a is now equal to 5. We are waiting to create b. I Step Over. b is now equal to 10. I can see those values either in the Watch panel over here or by mousing over them. Now we are at line 5, which is going to be a call to second function. So what should happen is if I click Step Into, we will jump onto line 9 which is the first line of secondFunction. And indeed that's where we are. Create another variable, set it, make a call to thirdFunction, we jump to line 14, and to line 15.

Now notice that we go from line 15 to line 17, when we have a blank line, there is no meaning there. We don't execute a blank line of code. It's insignificant whitespace. That's why it's also grayed out in the bar here, because it would make no sense to try and set a breakpoint there. Now one of the issues sometimes with stepping into your code and going though it line by line is sometimes it can be kind of tedious. We have got a while loop here. It's going to go around 100 times. Well, it might be a little annoying if all I had to do is just keep clicking and clicking and clicking and clicking and clicking and clicking.

I can actually see my counter, i=16, total is 1600, and I have still got 84 clicks to go, so I really don't want to do that. So I will go ahead and I'll create another breakpoint here outside of the loop before we are calling fourthFunction. And instead of saying Step Into, I am just going to hit Continue. What happens is it zooms around the loop. I can actually go over here to the Watch panel and see that it did go around 100 times and total ended up getting set to 10000.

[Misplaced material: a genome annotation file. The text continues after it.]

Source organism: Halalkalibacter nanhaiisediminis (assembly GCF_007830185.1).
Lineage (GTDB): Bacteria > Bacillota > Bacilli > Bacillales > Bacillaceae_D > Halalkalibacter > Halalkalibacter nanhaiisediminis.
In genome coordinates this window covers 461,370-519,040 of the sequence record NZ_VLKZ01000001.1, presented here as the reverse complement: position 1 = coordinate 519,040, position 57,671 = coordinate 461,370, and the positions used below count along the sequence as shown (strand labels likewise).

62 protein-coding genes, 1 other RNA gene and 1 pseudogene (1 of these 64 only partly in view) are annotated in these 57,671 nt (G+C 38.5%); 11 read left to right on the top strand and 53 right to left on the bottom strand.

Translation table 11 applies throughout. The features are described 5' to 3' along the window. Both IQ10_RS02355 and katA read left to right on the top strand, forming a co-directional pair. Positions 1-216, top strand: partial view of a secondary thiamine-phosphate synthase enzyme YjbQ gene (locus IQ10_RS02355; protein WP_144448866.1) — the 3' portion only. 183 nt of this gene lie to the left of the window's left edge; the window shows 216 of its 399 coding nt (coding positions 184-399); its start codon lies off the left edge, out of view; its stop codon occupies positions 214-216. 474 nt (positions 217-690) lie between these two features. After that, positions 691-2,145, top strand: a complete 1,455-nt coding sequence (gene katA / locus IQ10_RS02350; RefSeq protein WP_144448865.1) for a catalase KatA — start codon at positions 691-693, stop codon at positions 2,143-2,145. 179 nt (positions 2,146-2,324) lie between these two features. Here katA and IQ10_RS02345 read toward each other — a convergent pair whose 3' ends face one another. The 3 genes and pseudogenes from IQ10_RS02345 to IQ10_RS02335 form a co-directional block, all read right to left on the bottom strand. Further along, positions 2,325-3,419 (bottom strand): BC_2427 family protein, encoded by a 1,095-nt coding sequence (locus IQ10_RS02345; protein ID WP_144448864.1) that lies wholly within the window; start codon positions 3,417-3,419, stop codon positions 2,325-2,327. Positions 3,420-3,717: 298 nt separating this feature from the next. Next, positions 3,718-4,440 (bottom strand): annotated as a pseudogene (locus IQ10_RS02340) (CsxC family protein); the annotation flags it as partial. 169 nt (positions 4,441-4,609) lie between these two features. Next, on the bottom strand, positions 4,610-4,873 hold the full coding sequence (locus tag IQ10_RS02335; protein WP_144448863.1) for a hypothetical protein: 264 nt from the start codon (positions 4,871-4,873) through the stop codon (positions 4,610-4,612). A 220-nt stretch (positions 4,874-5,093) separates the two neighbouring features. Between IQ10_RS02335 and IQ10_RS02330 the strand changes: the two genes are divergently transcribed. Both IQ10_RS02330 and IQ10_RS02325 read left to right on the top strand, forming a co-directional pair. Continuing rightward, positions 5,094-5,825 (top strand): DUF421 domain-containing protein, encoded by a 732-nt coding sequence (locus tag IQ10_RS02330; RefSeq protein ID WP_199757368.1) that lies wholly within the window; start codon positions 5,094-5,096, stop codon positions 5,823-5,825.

And then here's our call to fourthFunction in which we do have a slight problem, so I try and execute that. It's not going to work and in fact over here in the Console, we have got these problems here: fourthFunction is not defined. So what JavaScript did is it said "I don't know what to do, so I'm jumping back to where our thirdFunction was called." And now if I click Step Into, we are actually going to go back all the way up from secondFunction to firstFunction and then jump back to where it was called. And if I click Step Into one more time, what happens is we shift out of break mode because our event handler finished running.

We're now back to the normal view. No JavaScript is running now. Now of course the debugger can get a little deeper than this, but if you think of these being the core pieces, allowing you to see your code as it's executing, being able to see the values of the variables as your code is running, being able to set breakpoints to jump into functions, to jump out of functions. That's the power of the debugger. One of the great things it allows you to do is just follow your code. Does it actually work the way you expect it to? These are the core pieces of a debugger and you will find them in every language.